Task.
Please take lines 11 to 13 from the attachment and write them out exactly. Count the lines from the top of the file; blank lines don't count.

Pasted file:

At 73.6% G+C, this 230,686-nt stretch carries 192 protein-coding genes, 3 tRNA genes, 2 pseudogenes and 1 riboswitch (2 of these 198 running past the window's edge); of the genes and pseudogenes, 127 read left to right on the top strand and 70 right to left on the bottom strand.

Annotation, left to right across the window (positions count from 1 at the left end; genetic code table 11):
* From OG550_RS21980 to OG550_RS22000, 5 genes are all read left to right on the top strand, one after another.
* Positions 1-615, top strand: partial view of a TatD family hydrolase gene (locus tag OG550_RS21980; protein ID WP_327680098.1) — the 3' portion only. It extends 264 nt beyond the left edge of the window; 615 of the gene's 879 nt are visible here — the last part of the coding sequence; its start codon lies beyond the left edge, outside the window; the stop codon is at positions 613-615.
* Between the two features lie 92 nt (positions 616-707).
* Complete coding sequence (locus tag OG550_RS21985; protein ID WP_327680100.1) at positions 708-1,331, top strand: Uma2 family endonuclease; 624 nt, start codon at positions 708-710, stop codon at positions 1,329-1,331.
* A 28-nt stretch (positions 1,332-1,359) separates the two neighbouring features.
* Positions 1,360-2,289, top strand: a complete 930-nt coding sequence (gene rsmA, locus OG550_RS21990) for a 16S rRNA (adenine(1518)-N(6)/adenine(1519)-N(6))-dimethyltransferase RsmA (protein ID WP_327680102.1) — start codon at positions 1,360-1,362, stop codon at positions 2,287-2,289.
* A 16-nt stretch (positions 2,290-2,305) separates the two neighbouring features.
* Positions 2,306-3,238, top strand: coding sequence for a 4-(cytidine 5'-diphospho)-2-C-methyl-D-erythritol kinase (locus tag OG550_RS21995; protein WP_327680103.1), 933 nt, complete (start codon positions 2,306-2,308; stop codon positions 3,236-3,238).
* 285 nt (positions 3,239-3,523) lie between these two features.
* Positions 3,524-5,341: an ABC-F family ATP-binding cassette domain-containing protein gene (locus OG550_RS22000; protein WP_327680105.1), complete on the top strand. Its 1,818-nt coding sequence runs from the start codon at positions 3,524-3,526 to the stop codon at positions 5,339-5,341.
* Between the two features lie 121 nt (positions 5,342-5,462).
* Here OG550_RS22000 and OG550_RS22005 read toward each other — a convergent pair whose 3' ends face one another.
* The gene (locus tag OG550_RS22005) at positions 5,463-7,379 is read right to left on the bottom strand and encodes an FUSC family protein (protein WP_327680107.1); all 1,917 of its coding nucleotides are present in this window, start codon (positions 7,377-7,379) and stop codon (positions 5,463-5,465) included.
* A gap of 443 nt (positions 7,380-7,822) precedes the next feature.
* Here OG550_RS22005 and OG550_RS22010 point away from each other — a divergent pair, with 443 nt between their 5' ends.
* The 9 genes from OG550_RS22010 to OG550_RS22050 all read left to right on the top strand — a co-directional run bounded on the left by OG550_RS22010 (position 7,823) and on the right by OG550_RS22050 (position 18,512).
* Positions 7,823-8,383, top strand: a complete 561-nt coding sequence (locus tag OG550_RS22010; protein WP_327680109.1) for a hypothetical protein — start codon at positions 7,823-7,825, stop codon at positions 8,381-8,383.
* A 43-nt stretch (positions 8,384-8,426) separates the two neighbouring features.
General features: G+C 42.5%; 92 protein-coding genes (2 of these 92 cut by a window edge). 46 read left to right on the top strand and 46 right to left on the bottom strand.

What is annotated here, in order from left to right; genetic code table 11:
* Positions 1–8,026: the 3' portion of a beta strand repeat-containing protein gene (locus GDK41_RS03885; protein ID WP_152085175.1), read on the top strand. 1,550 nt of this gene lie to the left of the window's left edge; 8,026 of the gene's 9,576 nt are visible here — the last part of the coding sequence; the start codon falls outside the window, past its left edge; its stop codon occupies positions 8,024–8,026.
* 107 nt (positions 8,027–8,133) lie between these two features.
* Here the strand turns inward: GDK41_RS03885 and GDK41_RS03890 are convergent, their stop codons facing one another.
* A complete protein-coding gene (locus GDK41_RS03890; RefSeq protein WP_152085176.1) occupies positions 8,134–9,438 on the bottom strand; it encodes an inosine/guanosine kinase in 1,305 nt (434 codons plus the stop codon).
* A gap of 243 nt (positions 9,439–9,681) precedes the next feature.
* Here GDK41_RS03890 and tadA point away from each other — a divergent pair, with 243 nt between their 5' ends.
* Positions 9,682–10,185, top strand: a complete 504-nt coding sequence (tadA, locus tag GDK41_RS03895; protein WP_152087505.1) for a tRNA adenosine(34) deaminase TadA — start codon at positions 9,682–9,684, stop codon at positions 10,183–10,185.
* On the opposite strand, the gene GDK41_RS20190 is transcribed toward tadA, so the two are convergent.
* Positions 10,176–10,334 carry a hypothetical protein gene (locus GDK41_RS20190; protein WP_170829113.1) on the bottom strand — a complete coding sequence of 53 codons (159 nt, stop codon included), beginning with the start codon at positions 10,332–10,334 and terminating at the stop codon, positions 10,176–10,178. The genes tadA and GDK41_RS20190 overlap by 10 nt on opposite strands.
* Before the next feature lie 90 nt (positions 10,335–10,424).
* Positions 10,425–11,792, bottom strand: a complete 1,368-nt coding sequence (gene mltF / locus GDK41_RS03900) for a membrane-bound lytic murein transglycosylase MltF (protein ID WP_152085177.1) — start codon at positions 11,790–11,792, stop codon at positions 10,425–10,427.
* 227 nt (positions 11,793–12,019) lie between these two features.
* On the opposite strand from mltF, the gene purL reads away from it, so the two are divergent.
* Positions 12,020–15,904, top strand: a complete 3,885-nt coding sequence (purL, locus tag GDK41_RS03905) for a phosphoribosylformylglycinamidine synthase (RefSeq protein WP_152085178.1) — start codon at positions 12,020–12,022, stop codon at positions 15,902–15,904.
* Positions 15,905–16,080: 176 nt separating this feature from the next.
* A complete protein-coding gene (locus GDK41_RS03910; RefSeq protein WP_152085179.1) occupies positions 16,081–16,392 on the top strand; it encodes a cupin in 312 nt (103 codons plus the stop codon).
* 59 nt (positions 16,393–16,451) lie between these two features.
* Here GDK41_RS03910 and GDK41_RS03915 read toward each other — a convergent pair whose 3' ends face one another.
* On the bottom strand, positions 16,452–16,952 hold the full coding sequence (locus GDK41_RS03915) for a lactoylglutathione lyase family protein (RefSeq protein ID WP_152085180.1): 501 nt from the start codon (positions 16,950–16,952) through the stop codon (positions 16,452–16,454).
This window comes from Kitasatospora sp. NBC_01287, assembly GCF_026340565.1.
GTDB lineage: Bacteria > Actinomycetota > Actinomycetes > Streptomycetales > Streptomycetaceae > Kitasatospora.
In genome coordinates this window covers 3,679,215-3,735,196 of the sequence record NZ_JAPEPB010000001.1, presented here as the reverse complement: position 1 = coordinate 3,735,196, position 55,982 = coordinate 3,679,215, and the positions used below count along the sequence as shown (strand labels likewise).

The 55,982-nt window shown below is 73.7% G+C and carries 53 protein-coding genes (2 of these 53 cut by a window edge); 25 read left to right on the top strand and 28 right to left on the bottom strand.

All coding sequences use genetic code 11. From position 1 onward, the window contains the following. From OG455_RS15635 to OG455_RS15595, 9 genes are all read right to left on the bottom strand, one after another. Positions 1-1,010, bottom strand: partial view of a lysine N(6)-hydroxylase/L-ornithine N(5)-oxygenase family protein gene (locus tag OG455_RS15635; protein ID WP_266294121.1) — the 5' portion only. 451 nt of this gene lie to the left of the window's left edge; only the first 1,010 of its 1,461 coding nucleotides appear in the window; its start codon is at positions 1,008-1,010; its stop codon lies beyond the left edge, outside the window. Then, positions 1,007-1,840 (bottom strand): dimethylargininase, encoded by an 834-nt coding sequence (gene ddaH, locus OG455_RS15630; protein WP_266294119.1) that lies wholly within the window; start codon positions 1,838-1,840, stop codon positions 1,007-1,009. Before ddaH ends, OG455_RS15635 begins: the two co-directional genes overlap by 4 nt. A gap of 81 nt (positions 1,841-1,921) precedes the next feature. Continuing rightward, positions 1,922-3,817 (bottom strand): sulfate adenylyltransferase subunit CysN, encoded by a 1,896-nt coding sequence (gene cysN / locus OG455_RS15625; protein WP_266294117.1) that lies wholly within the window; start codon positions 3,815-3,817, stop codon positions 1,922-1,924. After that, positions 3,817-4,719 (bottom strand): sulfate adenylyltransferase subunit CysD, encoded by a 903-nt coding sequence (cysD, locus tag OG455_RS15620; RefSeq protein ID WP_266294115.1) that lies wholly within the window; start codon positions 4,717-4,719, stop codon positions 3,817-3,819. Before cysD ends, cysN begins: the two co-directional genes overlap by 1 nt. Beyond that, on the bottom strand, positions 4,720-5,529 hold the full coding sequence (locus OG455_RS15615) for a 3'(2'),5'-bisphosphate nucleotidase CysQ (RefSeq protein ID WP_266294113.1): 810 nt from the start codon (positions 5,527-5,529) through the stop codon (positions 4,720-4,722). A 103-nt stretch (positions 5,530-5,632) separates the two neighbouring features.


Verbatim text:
* 285 nt (positions 3,239-3,523) lie between these two features.
* Positions 3,524-5,341: an ABC-F family ATP-binding cassette domain-containing protein gene (locus OG550_RS22000; protein WP_327680105.1), complete on the top strand. Its 1,818-nt coding sequence runs from the start codon at positions 3,524-3,526 to the stop codon at positions 5,339-5,341.
* Between the two features lie 121 nt (positions 5,342-5,462).